There are days under the hot desert sun when only a cold, refreshing caffeine fix will do. For some, that’s every day! And thanks to third-wave coffee aficionados, we are spoilt for choice between cool new ways of enjoying the bean.
The first wave of coffee made convenient products such as instant and home brews readily available. In those dark days, iced coffee meant brewing as usual, chilling the result and adding milk or sugar to taste. The second wave brought about a proliferation of speciality drinks, many of them iced. Loaded with ingredients (and sugar!), their strong, often sweet flavours overpower the actual coffee (usually freshly brewed espresso).
The third wave of coffee, which has been lapping at our shores for a few years now, ushers in a renewed focus on provenance, roast and the intricacies of aroma extraction. Skilled baristas are constantly experimenting with different methods to tease flavour out of coffee beans. Variations on the tried and tested brewed-then-chilled tipples are still going strong, but other cold coffees are, so to speak, born that way.
The coolest kid on the speciality coffee block is cold brew, the overarching term for coffee made with unheated water. Instead of blasting ground beans with hot water, they are immersed for longer periods at room temperature or lower, resulting in an entirely different bouquet.
Antony Papandreou, barista at the Sheikh Zayed Road café The Sum of Us, describes the appeal of the resulting beverage: “Apart from the really unique, syrupy rich flavour, which is anything but what you would quintessentially expect coffee to taste like, it also has a lot less acidity.”
Unfortunately, it’s not as simple as chucking any old coffee into water and letting it do its thing. Some beans and roasts lend themselves to the method better than others, but finding them can be a question of trial and error. There’s a plethora of tools available for making cold brew, but little consensus on which is best. Whilst some recipes simply call for a paper filter or French press, others swear by dedicated appliances like the classic Toddy, the Kickstarter-funded Bruer or intricate drip towers.
Ryan Godinho, roastmaster at Speciality Batch Coffee, which roasts and retails small batches of speciality grade coffee, points out that there are many pitfalls to beware of: “We’ve seen a few cafés experiment and place it as a somewhat theatrical laboratory feature; but we still see it as something of a hit-and-miss with many cafés. The key is proper training and understanding the extraction process when coffee is exposed to cold water at slower intervals.”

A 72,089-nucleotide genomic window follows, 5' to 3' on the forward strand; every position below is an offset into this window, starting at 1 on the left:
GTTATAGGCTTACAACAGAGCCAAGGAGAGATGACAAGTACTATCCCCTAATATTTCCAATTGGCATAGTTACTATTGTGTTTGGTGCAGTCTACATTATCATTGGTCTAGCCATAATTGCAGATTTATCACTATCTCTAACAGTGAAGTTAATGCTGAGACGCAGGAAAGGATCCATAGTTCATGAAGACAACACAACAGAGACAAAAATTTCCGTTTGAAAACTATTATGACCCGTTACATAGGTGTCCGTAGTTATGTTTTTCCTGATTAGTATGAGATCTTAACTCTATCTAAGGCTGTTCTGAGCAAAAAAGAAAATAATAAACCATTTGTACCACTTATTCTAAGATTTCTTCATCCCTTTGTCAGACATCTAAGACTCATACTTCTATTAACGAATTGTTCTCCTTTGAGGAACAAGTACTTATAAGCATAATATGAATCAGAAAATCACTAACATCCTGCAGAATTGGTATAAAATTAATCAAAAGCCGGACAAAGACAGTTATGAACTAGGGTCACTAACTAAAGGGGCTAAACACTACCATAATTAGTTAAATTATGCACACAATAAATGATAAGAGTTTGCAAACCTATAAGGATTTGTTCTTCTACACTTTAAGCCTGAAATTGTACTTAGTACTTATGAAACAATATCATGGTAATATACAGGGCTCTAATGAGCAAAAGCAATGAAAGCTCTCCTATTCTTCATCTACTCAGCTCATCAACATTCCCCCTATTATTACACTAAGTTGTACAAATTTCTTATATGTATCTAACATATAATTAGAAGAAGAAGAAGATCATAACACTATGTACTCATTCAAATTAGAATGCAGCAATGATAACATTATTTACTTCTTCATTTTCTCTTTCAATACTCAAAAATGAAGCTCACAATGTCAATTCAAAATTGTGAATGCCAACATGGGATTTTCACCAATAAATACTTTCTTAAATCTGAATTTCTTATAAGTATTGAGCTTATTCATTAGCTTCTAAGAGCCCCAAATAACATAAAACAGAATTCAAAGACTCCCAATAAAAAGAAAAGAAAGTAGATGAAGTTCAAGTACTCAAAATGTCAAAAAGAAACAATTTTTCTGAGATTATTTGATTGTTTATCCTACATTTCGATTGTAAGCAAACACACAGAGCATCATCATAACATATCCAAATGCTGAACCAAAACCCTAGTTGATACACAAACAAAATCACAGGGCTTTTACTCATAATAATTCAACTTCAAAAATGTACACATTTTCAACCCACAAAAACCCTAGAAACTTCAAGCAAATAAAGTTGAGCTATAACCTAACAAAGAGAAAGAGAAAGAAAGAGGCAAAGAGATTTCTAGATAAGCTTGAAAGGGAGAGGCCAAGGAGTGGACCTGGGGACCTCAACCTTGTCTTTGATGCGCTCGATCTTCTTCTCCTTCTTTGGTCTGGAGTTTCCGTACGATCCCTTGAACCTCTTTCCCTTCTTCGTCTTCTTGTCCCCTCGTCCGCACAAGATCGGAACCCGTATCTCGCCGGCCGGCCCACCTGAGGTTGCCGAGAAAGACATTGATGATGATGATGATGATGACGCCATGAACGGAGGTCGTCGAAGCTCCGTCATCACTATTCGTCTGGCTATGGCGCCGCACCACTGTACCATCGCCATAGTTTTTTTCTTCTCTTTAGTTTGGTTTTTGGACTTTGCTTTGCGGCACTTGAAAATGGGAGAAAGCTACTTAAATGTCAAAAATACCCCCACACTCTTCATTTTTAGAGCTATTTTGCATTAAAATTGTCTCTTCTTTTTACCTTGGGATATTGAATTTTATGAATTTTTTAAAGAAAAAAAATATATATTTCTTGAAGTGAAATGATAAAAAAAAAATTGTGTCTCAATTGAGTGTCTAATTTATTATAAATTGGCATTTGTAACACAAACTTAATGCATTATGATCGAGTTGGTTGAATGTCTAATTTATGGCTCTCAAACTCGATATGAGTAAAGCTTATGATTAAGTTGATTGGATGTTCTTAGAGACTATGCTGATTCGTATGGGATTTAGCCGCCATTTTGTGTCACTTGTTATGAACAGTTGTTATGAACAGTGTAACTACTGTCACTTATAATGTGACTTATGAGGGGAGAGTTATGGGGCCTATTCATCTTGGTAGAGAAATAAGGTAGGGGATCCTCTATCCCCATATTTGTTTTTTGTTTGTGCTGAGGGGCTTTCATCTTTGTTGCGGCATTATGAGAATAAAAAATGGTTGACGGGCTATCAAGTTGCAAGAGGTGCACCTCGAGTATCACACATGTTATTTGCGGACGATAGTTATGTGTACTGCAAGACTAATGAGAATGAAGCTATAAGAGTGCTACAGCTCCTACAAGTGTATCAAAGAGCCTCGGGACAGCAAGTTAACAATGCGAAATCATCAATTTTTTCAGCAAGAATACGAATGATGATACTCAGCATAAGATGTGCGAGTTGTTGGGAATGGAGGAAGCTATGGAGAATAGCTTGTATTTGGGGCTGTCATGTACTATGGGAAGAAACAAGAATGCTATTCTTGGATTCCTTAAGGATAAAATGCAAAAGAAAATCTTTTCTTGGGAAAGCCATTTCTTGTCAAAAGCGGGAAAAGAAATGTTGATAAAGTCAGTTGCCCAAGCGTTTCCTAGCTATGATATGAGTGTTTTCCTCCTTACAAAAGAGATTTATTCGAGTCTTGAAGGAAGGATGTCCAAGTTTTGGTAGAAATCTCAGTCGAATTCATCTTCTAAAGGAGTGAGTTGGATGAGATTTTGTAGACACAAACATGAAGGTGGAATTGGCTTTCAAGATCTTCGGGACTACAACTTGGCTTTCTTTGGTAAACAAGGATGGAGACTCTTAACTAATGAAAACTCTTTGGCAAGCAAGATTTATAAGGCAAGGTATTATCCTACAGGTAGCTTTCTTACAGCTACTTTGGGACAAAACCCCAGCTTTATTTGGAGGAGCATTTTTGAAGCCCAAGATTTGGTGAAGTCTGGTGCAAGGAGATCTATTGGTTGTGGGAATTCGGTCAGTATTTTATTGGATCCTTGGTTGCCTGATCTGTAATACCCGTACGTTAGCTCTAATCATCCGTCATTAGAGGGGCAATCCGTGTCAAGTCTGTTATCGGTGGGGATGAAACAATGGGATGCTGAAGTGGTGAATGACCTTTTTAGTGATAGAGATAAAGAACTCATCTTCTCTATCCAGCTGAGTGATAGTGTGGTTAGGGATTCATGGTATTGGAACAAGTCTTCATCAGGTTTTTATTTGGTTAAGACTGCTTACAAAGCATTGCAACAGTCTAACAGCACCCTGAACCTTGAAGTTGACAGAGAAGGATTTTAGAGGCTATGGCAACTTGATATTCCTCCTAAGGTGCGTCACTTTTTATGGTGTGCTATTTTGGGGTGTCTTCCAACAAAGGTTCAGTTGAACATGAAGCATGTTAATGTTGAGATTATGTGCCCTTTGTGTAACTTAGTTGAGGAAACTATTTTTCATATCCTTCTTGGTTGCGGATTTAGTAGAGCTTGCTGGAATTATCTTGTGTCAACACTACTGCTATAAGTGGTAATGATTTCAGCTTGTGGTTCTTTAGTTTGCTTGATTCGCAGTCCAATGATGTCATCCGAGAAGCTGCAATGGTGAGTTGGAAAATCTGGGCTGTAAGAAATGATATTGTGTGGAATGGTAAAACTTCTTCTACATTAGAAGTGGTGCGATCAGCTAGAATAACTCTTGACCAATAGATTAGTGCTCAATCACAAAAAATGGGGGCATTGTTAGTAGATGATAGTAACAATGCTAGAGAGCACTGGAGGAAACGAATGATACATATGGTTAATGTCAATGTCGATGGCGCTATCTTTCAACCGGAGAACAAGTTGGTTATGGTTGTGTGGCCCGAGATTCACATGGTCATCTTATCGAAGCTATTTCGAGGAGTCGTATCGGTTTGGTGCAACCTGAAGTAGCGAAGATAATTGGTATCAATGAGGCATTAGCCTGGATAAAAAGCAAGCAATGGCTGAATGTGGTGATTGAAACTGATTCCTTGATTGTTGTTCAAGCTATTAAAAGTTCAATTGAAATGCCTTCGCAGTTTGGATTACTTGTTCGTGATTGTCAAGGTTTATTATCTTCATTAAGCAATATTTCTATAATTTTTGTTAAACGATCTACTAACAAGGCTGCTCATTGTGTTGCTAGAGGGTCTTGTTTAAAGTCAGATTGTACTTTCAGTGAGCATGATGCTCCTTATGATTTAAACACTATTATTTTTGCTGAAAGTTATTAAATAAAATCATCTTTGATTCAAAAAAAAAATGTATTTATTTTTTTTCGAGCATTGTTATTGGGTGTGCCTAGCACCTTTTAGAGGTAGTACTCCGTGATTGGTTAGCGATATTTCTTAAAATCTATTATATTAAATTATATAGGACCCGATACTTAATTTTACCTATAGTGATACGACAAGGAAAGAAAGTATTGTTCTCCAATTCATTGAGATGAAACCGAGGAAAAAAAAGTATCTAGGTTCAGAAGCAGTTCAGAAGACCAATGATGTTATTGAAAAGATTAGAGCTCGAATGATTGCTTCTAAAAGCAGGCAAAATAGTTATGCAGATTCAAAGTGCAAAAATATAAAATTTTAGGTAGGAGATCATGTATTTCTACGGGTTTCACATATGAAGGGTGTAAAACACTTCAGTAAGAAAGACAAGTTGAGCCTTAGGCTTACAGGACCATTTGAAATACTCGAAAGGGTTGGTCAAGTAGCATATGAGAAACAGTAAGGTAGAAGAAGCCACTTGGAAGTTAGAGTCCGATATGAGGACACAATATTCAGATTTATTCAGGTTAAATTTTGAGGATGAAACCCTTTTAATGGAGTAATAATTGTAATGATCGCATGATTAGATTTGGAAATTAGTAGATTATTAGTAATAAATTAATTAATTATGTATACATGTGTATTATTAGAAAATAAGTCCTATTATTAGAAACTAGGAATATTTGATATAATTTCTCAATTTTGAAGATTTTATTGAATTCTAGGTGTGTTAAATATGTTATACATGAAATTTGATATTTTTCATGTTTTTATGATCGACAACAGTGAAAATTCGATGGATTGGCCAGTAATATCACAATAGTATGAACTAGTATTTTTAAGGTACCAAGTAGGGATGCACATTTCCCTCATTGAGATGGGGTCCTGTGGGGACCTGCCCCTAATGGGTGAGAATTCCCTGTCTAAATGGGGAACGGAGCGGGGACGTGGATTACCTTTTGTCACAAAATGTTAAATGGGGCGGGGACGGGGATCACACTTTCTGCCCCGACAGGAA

You can tell a new trend has reached tipping point once the big players start adopting it. Once Starbucks launched its cold brew earlier this year, it was a sign that the drink had gone mainstream... and that independent establishments were probably already moving on to the next thing.
Dmitriy Griekhov, who won 2014’s UAE Barista Championship and will be one of the judges at this year’s competition, which began yesterday and concludes on Friday, considers cold coffee beverages a big draw. Behind his counter at Café Rider, he keeps the selection fresh with “several different methods of cold brewed coffee as well as espresso based cold cocktails”.
Antony Papandreou agrees that there’s many variations worth exploring: “Its versatility as a beverage really leaves a lot of scope for creativity. Before long, drinks like nitrous carbonated cold brew will be available on tap at your local coffee bar.”
Kegged cold brews are already a hit in the US. Some swear by the refreshing fizz of CO2, others love the creamy, Guinness-like head nitrogen creates. An easier way to make cold coffee sparkle is by topping up cold brew with a dash of soda. Tonic water and more exotic mixers like tart Italian citrus soda Chinotto complement the bitterness of coffee, adding just the right amount of sweetness.
Other, more outlandish experiments are pushing the boundaries of what can be done with coffee. Darren Castillo’s company Muddle Me supplies adventurous baristas with specialist equipment, such as an oak bottle that to age coffee, giving it “more boldness and a natural woody taste, which comes out awesome.”
With all those choices, next time you can’t stand the heat, don’t get out of the kitchen, just ask for a cold brew instead.